Socceroo hero Mark Bresciano admits he's unlikely to be ready for the Australia's World Cup warm up against Ecuador next month - but he's hoping to still make the plane to Brazil.
Bresciano is currently stuck on the sidelines while he serves a four month suspension in a transfer row over his switch to his current club Al Gharafa in Qatar, although he is allowed to play in friendlies while he serves his ban.
But he's the first to admit his fitness is not up to international level, despite playing in a friendly for Melbourne Heart at the weekend where he has been training recently.
"My last game has been in November when I was in camp with the Socceroos," he said at the launch of Australia's new Nike kit for the World Cup in Sydney. "I'd love to be part of the team because obviously everyone wants to be part of the national team.
"But to be honest, I don't think I'll be in the best condition to play."
Bresciano was shattered in November by the four month ban and $1.87 million fine for his move to Al Gharafa last year while still apparently under contract to his former club Al Nasr in the UAE.
"Initially it was frustrating," Bresciano told FourFourTwo. "It was very hard for me, personally. It came unexpectedly and it just wasn't at the right time. I just had to accept it and do what I had to do to keep fit and try to stay in the best condition possible.
"Apart from missing all those games for your club, obviously you know the World Cup is coming up and that's the first thing you think about. Am I going to miss the World Cup from suspension? That would have been very hard to swallow.
"I actually went for the appeal - we wanted to appeal, both player and club. It was actually the Court of Arbitration of Sports that rejected the stay and the main reason was that apart from making sure the player doesn't miss the World Cup, they didn't want to put the judges under pressure of making a decision knowing a bad decision can make a player miss a World Cup.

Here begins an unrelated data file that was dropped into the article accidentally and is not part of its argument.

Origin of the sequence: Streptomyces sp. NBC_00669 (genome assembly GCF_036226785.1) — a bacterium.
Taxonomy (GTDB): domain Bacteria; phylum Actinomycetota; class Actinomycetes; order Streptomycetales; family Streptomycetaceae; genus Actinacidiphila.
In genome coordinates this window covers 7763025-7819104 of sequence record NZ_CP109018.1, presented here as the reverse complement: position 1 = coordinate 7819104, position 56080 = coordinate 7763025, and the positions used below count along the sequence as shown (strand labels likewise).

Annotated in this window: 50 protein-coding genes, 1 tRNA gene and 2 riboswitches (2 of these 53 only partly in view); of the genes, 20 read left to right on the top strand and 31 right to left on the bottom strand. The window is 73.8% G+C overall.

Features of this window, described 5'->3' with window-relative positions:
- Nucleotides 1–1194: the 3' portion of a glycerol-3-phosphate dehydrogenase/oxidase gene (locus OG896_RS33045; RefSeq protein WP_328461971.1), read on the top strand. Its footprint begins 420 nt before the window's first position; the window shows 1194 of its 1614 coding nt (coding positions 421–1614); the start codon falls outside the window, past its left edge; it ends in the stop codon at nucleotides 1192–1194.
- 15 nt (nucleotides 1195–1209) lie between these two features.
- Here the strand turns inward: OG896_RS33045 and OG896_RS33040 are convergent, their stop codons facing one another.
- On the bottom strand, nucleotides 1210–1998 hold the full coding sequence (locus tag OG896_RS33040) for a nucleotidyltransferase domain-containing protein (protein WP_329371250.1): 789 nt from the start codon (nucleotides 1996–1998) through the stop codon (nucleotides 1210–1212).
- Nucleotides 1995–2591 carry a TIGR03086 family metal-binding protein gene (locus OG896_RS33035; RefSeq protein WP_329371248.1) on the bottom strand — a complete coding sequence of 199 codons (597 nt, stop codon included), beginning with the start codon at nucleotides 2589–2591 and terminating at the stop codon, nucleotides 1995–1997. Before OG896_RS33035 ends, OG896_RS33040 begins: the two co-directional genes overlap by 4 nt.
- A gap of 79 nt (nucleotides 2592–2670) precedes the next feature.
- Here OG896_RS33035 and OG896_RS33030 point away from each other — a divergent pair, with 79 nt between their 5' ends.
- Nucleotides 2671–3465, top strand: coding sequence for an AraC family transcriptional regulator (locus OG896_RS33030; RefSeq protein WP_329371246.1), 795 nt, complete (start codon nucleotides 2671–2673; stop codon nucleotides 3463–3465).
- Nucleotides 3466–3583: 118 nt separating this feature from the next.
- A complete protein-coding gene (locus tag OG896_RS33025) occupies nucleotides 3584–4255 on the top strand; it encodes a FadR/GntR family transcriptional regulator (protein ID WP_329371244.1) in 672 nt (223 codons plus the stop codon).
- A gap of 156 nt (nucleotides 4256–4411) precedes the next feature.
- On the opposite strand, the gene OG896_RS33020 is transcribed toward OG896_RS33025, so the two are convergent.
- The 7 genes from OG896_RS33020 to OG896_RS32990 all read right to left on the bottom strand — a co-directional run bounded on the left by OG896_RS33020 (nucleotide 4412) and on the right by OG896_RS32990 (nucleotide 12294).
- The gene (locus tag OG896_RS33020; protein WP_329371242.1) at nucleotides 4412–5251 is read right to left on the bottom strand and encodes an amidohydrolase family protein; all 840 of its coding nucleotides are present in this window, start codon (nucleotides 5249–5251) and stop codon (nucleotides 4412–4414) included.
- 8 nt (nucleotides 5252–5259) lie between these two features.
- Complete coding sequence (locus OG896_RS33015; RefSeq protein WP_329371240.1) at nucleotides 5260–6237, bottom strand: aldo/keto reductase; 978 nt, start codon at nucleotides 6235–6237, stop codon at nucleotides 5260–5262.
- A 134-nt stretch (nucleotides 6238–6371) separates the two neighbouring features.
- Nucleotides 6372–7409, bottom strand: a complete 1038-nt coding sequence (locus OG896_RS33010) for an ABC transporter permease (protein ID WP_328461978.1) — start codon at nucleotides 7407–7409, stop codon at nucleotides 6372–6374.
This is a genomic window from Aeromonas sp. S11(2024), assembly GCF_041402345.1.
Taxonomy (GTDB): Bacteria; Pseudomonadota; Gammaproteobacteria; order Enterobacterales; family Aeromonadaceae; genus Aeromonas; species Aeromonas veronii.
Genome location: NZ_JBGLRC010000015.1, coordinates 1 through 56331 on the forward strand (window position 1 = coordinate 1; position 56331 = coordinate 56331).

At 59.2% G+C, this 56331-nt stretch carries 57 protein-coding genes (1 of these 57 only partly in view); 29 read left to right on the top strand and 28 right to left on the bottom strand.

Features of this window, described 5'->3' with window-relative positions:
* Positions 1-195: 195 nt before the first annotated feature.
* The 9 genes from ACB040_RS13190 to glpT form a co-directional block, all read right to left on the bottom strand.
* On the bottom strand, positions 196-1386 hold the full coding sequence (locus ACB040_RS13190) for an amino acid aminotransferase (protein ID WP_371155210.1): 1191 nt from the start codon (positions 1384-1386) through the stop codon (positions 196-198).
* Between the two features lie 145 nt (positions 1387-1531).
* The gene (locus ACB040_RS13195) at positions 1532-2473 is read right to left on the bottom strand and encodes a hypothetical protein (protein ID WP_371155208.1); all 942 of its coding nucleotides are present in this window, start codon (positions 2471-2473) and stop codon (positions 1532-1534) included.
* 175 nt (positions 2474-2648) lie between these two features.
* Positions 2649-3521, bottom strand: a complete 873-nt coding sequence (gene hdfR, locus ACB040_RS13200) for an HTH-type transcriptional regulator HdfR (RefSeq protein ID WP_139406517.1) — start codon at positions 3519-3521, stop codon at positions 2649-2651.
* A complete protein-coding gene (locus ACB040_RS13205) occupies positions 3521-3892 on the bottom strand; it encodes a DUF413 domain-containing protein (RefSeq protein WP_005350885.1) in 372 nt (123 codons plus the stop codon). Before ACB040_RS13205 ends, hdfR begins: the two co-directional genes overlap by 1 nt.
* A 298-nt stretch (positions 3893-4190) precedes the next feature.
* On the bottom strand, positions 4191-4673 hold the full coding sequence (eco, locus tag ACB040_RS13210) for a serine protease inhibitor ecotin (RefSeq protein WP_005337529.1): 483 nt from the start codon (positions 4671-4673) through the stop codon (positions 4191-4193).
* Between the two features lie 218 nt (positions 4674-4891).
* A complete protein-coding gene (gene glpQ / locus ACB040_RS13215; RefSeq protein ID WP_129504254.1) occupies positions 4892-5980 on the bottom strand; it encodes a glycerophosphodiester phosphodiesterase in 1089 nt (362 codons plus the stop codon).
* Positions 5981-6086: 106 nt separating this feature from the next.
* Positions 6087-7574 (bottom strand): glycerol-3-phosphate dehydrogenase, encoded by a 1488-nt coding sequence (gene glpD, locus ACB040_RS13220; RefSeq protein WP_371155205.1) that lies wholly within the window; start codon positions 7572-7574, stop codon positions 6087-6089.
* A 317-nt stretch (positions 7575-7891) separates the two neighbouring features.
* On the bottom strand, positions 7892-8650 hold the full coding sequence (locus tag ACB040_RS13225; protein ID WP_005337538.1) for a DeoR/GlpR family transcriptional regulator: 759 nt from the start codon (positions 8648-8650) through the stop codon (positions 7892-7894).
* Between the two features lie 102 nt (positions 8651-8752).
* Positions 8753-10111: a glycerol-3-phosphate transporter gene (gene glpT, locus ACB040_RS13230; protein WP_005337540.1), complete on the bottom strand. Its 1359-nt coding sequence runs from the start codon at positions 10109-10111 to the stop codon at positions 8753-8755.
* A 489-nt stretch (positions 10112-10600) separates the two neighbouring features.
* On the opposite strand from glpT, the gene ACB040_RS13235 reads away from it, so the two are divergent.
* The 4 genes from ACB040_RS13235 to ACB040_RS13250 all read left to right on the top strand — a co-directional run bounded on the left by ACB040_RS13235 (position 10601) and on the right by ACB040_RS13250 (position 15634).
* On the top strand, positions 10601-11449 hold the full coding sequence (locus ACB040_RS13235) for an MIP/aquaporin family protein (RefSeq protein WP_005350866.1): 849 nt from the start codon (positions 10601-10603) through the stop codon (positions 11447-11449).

"They said just to keep your mind at peace, take the suspension, guilty or not guilty, so you know that leading up to the World Cup, you can play. Maybe in this bad situation, it's possibly worked out for the best in taking the suspension, guilty or not guilty, and just knowing that I'm eligible to play in the World Cup.
"The club have been unbelievable and supported me in every way. A situation like this is almost unheard of and we've both been hard done by, we've done nothing wrong, but I guess, that's football and you just get on with it."
Bresciano revealed he had originally tried to move temporarily to train in Italy where he formerly played at clubs including Lazio, Parma, Palermo and Empoli.
"Honestly, I was trying to go back to Italy before I came to Australia," said the 73 capped veteran who celebrated his 34th birthday last week.
"But a lot of the clubs weren't guaranteeing me friendly games so it pointless for me to go there. Heart did and that was the main reason why - I just had to think, as an athlete, what's the best way I can get myself right? Obviously it's a plus being home because I have my family beside me and my wife and kids and my friends.
"Training at Heart is going very well. I'm very happy to be there and very happy that they accepted me to come back. I train with them throughout the whole week. The main reason for me going back to Heart is that they said they would organise friendly games for me. It's very important for me just to keep my match fitness up and I'm grateful for that.
"I played one on Sunday and I have another one next week and hoepfully another one before I go. It's good because you can train as much as you want but match fitness is the most important. I've got to play as many friendlies as possible. It's exactly what I need.
"I'm just waiting for my suspension to be up so I can get back there and start playing again."
But although Bresciano was grateful to Heart for helping him stay in World Cup contention, he was reticent about returning as an A-League player with the club.
"As a player , I don't know," he admitted. "I still have another year at Al Gharafa. I think at my age now, I probably have to just play it year by year and just see physically what state I'm in.
"Obviously I'll try to play as long as possible, but that all depends on the body, just how much it can cope."1 comment